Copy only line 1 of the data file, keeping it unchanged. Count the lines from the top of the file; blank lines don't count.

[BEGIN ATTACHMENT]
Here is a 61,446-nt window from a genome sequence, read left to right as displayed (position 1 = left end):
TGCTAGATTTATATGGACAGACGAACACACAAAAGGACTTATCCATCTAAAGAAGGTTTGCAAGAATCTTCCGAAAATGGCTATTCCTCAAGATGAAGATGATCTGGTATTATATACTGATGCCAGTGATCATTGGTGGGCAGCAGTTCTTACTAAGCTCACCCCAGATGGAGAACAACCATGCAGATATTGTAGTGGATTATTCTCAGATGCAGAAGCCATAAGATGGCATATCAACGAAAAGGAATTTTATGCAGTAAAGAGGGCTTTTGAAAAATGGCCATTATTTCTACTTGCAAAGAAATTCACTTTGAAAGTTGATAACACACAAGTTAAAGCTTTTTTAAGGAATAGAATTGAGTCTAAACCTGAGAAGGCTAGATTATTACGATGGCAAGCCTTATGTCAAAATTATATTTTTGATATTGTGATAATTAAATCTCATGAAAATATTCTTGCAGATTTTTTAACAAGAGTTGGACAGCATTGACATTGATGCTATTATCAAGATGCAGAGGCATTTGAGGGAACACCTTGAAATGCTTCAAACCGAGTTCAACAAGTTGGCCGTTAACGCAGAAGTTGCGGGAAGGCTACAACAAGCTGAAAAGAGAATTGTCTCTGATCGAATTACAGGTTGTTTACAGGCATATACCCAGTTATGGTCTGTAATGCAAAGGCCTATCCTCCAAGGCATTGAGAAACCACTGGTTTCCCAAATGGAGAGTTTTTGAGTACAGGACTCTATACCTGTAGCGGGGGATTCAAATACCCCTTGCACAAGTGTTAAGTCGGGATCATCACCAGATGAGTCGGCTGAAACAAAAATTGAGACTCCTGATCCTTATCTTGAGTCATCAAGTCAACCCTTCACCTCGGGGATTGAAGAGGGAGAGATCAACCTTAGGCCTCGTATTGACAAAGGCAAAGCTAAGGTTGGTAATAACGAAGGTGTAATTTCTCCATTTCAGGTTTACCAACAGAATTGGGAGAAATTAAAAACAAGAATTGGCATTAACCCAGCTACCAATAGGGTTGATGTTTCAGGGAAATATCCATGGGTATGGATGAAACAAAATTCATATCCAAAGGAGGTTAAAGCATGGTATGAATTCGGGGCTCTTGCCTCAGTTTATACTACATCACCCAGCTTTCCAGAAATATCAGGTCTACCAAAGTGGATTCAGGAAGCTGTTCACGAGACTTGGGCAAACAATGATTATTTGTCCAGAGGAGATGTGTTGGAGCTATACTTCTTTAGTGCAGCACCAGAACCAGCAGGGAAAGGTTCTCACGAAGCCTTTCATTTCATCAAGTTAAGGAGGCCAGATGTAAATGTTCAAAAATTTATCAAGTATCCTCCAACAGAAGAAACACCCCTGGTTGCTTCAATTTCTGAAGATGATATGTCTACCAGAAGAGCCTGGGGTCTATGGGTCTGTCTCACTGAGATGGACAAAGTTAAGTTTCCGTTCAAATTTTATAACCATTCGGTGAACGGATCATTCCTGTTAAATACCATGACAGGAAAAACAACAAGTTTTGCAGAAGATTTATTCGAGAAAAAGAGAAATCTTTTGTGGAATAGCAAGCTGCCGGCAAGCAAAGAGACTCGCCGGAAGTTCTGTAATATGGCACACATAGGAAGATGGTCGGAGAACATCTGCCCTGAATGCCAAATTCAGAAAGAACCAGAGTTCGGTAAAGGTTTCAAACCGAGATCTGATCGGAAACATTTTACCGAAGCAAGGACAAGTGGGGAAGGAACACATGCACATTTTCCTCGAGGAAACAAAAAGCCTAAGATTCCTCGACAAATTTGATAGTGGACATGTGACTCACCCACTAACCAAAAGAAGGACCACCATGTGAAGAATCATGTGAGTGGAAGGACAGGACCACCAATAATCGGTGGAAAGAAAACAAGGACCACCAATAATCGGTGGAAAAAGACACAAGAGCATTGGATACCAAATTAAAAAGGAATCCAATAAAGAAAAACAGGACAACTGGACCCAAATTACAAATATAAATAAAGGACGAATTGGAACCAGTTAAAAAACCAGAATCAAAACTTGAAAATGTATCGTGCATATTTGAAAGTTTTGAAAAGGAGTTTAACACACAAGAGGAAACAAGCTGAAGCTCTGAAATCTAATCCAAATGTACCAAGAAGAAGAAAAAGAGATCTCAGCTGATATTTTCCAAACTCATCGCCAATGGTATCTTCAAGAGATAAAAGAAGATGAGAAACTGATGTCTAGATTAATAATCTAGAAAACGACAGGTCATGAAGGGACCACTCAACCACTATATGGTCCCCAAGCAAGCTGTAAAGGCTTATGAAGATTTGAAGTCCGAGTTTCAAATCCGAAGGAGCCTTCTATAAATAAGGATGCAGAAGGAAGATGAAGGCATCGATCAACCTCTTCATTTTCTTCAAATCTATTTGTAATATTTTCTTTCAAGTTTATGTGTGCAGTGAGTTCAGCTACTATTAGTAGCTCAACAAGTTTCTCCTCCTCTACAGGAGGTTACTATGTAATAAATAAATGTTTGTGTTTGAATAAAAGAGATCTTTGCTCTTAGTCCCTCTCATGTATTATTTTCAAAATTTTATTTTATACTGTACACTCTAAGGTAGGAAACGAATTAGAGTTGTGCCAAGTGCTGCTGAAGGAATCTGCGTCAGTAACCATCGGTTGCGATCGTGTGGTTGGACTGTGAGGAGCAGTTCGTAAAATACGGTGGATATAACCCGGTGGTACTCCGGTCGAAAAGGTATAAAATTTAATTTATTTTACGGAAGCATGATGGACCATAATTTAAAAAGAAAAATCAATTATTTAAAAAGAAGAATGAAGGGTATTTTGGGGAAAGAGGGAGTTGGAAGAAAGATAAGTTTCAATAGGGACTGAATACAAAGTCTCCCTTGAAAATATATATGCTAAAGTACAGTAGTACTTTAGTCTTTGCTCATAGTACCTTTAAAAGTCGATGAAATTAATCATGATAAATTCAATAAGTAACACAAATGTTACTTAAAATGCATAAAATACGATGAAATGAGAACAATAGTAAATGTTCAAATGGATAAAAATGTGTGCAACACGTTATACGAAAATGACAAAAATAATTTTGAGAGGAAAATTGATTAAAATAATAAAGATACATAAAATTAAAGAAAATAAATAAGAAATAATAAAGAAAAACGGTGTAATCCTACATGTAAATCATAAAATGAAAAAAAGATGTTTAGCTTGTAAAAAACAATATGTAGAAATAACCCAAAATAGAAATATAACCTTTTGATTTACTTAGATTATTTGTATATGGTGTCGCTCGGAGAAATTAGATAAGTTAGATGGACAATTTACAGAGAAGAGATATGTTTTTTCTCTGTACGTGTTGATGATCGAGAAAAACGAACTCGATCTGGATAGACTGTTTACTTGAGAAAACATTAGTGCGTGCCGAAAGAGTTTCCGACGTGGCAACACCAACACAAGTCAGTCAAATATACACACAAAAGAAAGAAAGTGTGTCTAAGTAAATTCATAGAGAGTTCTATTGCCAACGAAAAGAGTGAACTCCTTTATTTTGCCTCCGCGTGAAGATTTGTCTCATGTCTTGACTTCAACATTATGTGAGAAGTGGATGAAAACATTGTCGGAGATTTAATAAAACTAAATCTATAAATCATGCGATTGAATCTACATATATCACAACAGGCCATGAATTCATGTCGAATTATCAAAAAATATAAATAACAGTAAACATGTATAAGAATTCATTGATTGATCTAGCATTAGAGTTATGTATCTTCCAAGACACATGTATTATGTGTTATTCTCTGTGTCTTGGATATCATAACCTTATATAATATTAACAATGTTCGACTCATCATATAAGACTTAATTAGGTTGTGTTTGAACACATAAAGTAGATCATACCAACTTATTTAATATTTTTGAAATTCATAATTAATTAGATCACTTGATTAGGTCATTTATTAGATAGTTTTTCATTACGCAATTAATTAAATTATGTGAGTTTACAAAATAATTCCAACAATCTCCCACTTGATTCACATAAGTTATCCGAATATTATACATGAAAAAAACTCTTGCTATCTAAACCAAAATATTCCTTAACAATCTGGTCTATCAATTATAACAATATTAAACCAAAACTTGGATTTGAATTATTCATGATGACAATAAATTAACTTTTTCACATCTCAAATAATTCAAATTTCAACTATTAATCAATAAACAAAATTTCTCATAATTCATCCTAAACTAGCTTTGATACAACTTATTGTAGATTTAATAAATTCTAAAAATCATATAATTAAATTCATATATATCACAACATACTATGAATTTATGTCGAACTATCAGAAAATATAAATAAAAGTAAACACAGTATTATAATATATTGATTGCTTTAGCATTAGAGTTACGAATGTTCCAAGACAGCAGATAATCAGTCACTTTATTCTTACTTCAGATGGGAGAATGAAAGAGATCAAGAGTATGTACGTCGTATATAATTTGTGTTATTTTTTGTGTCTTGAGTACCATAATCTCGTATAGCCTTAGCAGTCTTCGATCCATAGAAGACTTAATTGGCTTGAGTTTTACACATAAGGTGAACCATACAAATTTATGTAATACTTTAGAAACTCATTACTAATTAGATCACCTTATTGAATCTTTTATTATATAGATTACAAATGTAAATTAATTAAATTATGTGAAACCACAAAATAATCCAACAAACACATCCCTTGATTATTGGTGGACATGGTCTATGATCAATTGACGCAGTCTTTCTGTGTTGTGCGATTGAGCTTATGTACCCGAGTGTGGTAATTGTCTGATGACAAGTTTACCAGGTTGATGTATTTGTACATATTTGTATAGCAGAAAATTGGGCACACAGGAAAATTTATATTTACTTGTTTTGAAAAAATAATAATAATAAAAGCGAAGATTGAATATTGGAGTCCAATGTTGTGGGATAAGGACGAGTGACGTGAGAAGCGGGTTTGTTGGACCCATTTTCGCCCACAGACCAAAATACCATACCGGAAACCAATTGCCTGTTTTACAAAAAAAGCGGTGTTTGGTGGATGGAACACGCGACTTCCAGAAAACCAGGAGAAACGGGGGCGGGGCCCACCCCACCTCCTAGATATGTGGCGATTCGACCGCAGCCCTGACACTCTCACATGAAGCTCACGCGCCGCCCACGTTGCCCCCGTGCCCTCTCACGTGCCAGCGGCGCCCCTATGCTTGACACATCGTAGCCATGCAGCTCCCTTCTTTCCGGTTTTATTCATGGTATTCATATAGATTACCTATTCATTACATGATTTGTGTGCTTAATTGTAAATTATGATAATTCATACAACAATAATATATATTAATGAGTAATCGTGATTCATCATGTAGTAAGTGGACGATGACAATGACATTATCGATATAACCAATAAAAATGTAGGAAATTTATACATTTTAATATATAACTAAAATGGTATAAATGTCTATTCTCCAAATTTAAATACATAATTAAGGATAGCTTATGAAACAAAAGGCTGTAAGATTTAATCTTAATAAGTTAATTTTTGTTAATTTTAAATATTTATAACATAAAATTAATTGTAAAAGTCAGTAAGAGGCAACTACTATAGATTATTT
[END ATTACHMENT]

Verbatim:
Here is a 61,446-nt window from a genome sequence, read left to right as displayed (position 1 = left end):